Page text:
Kevin Smith’s best films have always been his smallest and most personal works; as a filmmaker, his legacy is a fascinating one, as his attempts at more mainstream Hollywood flicks have never been as creatively successful as the films he increasingly makes specifically for his loyal fanbase.
This comes out specifically in the Clerks series, which Smith seems to use as a way of processing big turning points in his life: The original Clerks, of course, was all about the malaise of being in your 20s and not being sure about what to do with your life (its success solving that latter problem for Smith, at least initially).
Clerks II, arriving during the middle portion of Smith’s career, focuses a lot on what it means to settle down, get married, start a family, and embrace what you love doing, even if it doesn’t match with the ambitions of others. And Clerks III would probably be a very different film if Smith hadn’t had a heart attack in 2018, coming face-to-face with his own mortality in a way that plays a major role in the return of Dante (Brian O’Halloran) and Randall (Jeff Anderson).
After decades of clerking, Dante and Randall are now nearing 50 and still working at the Quick Stop — which at least they now own. But when Randall has an actual heart attack — a sequence which benefits greatly from Smith’s lived experience, simultaneously raw, grounded, and funny, anchored by a wonderful appearance by Amy Sedaris — he decides that he needs to do something substantial with his life, and thus embarks upon making an independent movie about what it’s like to be a convenience store clerk, “based on” his real life.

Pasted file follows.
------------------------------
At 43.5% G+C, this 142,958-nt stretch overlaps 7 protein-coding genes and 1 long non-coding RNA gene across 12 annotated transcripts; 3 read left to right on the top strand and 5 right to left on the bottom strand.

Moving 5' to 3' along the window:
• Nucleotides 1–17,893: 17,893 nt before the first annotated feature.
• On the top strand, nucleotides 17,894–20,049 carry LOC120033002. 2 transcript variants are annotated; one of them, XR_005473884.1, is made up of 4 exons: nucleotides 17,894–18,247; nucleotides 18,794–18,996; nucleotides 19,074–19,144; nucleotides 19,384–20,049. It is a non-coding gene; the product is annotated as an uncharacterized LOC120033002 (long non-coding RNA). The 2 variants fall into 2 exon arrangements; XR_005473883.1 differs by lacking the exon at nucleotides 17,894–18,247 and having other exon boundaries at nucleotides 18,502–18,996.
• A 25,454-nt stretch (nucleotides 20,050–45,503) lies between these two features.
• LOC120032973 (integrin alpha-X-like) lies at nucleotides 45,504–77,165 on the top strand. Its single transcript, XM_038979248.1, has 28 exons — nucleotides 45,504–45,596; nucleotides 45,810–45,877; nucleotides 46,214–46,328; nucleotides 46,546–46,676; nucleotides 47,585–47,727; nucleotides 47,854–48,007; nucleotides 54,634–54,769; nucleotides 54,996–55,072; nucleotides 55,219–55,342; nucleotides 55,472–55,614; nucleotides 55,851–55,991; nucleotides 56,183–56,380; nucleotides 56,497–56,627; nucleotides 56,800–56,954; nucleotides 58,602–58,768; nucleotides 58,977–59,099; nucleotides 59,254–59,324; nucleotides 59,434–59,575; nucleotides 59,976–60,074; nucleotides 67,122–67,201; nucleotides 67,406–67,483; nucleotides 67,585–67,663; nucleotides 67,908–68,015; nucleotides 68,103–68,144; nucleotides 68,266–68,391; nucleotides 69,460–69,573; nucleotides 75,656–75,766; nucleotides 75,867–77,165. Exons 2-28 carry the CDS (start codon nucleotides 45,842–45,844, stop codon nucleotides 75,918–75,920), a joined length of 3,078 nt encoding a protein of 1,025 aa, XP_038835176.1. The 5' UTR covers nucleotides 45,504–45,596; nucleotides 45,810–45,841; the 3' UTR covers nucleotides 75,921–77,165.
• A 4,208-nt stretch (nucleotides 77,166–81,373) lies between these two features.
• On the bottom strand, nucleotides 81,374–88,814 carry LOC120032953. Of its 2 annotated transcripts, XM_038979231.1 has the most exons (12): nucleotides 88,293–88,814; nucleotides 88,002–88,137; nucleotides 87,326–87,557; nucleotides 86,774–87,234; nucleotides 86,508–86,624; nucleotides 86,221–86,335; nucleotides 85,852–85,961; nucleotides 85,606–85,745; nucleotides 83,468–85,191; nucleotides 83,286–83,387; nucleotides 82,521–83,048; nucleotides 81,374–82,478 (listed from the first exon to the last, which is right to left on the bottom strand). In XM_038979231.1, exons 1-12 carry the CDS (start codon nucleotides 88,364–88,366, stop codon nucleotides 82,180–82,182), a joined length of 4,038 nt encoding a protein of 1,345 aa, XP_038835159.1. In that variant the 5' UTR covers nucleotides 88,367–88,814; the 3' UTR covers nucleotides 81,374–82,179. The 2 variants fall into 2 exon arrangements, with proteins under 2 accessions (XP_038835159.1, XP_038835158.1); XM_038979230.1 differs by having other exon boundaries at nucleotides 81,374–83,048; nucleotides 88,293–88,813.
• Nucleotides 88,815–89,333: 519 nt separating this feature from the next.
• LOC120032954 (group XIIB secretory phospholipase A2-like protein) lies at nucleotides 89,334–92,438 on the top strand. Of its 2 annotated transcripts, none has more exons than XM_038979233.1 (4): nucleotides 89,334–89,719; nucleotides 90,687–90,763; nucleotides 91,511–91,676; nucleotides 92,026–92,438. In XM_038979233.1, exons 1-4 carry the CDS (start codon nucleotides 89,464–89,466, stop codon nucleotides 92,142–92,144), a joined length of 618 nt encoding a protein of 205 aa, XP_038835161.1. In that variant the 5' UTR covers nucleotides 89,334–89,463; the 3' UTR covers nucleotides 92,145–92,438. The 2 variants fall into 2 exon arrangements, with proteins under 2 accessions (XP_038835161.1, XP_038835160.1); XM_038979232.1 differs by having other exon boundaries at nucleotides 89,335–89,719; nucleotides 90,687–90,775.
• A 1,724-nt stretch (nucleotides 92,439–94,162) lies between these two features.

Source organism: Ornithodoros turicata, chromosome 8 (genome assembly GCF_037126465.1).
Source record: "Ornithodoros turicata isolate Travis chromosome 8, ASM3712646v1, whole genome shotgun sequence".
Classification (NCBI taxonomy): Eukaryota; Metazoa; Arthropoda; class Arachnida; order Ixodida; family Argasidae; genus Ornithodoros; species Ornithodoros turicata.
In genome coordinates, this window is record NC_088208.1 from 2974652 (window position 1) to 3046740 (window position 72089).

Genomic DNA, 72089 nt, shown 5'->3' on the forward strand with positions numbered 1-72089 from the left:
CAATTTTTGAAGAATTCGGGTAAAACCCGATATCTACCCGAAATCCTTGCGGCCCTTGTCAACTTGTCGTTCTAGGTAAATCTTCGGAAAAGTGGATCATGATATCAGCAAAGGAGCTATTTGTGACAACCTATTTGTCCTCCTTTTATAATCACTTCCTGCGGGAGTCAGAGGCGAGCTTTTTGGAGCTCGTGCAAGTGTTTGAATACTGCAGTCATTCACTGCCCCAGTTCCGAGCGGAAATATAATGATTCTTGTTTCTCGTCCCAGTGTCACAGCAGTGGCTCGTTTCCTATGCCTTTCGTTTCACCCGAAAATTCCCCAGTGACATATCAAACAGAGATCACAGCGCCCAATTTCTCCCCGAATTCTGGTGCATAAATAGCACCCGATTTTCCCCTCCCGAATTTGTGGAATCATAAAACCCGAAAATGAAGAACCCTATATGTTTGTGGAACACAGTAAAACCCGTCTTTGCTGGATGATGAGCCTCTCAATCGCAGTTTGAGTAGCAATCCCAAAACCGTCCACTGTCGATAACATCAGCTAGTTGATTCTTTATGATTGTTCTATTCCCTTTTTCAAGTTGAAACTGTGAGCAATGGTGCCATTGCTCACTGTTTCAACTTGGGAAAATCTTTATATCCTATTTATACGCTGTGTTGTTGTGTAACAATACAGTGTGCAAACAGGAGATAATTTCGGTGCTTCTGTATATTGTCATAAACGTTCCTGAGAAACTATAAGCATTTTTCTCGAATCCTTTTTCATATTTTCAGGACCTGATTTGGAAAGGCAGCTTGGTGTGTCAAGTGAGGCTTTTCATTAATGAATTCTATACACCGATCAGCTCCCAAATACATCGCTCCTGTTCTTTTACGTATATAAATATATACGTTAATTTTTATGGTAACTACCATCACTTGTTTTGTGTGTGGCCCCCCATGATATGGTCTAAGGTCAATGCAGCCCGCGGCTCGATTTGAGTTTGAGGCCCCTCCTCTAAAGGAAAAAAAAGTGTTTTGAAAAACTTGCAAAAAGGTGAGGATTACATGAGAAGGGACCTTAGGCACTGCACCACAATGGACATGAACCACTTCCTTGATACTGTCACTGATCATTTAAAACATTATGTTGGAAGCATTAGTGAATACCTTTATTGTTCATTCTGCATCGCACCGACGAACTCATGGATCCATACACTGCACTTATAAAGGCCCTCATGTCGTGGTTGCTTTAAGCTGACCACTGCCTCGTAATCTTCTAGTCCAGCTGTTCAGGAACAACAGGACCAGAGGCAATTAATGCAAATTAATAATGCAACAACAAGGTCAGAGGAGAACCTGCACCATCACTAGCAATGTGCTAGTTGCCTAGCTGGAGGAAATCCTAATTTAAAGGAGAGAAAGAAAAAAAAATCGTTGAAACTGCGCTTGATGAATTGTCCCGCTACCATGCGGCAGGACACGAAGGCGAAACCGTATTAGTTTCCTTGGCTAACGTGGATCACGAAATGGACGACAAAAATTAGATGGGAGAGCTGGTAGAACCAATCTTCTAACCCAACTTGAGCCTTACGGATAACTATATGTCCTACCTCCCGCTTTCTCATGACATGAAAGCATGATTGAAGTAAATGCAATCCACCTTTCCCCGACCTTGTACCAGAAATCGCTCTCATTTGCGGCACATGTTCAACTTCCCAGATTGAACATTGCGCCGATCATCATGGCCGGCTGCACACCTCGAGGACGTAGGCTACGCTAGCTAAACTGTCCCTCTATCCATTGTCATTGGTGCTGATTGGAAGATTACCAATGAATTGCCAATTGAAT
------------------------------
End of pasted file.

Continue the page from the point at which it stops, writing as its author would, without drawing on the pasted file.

For Smith fans, details about the original Clerks, from the original budget ($27,000) to the original title (Inconvenience) to the original ending (Dante gets shot by an armed robber), are just part of the filmmaker’s mythology, and get acknowledged accordingly as Randall pursues his new dream.
But in contrast to Jay and Silent Bob Reboot, which is basically just nonstop Kevin Smith in-jokes for 105 minutes, Clerks III ends up being a much more somber affair. Beyond an audition sequence featuring plenty of Smith’s friends (including newcomers to the View Askewniverse like Smith’s Masters of the Universe stars Sarah Michelle Gellar and Chris Wood), the meta aspects of the story actually serve a greater emphasis on mortality — what it means to lose people, what it means to face your own death, and how that makes you consider what you’ll end up leaving behind.